Functional MRI scan of visual activity in occipital lobe of brain / Wikimedia Commons

Chemical activity in the brain can be detected by Positron Emission Tomography (PET scans), Single Photon Emission Computed Tomography (SPECT), or functional MRI (fMRI). The first two techniques use radioactive tracers attached to molecules which will be metabolized (e.g. sugar molecules) at areas of localized brain activity. fMRI relies on increased blood flow to areas of the brain that are active; the blood contains oxygen molecules, which are paramagnetic and affect the MRI signal.

The picture to the right shows an fMRI scan of a subject watching “a complex moving visual stimulus and rest condition (black screen).” The activation (yellow-orange) is shown against a “regular MRI corresponding to the brain region scanned.” The left-hand side of the image corresponds to the occipital region of the brain, where visual images are processed.

Neuroimaging and the religious experience

Professor Andrew Newberg, Jefferson University Hospital, reported an interesting application of SPECT imaging. He showed, comparing images from religious (nuns, monks) and atheists, what brain regions—and thus what brain functions—are activated or deactivated by such religious acts as prayer, meditation, contemplation.

A detailed account of this is given in Professor Newberg’s web site and here. Briefly, the account is this: when people with long experience in contemplative prayer (for example, Franciscan Nuns) pray, the frontal regions of the brain (the area of higher mental activity, forethought, etc.) are activated and the parietal areas—which give a sense or orientation, bodily location—are deactivated. The latter result, according to Professor Newborn, corresponds to the feelings of losing self and of a oneness with the environment, feelings often associated with deep meditation and contemplation. On the other hand, the brains of atheists do not show such changes.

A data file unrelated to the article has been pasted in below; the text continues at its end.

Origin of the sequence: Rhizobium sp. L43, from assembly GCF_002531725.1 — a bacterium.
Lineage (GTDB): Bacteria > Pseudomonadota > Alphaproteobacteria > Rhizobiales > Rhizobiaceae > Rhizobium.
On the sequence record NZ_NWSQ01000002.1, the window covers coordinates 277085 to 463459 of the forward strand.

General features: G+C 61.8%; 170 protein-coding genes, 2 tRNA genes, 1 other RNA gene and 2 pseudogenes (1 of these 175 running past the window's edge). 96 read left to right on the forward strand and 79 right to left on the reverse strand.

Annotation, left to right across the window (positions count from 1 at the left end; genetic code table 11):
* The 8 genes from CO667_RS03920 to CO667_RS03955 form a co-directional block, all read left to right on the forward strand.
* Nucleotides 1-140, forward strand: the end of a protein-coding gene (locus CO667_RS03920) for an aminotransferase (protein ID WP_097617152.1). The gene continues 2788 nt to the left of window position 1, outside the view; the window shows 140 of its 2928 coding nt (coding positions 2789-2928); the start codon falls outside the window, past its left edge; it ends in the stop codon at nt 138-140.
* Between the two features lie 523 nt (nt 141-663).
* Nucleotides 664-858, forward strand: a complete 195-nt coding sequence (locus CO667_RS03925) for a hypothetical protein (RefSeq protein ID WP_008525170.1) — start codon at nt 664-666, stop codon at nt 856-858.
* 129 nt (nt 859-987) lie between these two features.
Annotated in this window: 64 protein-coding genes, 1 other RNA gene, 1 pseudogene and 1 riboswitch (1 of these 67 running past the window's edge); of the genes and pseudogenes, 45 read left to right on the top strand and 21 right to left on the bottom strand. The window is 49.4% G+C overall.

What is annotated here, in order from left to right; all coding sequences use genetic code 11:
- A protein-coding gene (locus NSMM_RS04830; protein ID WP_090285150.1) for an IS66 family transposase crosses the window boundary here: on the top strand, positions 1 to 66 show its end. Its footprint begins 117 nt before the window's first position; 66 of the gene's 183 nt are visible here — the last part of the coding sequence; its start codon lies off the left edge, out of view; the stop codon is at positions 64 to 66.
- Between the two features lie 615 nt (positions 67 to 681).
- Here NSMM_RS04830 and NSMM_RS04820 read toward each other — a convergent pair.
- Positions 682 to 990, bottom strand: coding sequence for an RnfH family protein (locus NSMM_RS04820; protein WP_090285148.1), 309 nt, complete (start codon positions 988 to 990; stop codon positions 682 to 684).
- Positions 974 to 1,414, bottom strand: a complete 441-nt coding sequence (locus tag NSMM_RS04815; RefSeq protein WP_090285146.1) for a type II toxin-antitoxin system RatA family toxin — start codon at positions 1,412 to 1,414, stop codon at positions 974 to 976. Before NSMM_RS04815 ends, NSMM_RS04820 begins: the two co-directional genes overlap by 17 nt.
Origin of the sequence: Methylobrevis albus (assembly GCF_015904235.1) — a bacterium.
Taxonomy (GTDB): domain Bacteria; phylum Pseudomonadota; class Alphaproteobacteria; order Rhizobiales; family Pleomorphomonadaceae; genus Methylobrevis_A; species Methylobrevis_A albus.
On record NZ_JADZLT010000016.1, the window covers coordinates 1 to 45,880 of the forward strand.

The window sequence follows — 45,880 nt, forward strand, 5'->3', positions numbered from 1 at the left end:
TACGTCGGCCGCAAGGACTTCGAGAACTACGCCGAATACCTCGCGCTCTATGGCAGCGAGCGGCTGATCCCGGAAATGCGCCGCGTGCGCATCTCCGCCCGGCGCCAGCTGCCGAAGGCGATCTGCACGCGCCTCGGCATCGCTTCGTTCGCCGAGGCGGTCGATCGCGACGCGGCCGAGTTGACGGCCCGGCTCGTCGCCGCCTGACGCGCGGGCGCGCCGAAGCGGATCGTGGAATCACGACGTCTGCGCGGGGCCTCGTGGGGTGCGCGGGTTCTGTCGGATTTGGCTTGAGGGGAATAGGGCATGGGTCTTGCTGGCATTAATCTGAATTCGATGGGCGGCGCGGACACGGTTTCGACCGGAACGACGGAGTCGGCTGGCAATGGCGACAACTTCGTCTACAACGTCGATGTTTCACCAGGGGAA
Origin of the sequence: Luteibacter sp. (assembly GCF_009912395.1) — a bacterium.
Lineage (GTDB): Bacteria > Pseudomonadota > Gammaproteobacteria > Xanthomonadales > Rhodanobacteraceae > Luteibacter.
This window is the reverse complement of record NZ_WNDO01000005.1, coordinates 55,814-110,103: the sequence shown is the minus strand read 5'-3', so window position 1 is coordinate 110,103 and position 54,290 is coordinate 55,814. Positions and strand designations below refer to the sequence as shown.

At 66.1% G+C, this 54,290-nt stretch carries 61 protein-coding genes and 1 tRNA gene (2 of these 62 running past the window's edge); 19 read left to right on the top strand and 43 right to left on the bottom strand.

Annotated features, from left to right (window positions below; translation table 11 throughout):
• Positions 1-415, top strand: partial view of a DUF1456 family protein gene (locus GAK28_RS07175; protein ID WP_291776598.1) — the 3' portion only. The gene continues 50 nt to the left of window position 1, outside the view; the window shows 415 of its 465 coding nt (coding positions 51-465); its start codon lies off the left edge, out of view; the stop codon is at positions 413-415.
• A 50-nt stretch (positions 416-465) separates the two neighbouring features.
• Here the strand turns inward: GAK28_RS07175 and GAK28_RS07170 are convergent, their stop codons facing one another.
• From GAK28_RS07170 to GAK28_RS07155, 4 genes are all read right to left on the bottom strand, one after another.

One point should be emphasized here. Although location of brain activity—locations correlated with function—can be found by these imaging techniques, such results in themselves do not give a complete understanding of mental activity, a proof that this activity is purely a consequence of material goings-on. It’s very much as if we have a computer with unlabeled inputs and outputs. After some trial and error we discover that one output goes to a display, one input for commands to move a cursor, etc. We’ve determined location and function, but we do not have a complete picture of what goes on in the internal workings of the computer.

A final thought

We can conclude, I believe, that scientific measurements, including modern imaging techniques—fMRI, SPECT, PET—show us where in the brain functions are performed and what electrical and chemical processes occur for such functions.  However, they do not tell us why we know who we are, why “cogito ergo sum” is true for us, but not a computer.

Read More: 

Hard-Wired for Faith: The Religious Experience and the Brain

23 Famous Scientists Who Are Not Atheists

Can a Scientist be Catholic? A Conversion Story